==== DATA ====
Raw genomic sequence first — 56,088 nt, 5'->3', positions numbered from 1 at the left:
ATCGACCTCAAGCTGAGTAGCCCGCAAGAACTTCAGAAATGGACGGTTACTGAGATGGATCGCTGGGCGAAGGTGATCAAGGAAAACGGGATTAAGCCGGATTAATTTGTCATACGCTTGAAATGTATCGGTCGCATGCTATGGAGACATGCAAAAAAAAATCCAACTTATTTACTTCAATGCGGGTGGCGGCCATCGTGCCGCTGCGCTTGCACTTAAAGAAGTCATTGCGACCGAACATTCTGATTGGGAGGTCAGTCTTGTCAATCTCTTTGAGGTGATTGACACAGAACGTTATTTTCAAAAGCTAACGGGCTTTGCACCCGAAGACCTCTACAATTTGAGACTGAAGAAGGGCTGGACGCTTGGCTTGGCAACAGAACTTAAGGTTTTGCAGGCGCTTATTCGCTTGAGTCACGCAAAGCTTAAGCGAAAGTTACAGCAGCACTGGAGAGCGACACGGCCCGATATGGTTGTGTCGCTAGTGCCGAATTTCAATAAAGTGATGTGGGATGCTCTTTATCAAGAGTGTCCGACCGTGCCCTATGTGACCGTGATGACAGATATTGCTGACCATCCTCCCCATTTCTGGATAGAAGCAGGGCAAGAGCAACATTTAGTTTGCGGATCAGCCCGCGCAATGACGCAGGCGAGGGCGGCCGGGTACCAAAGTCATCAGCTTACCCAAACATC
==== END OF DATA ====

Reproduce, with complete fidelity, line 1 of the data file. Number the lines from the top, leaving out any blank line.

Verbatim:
Raw genomic sequence first — 56,088 nt, 5'->3', positions numbered from 1 at the left: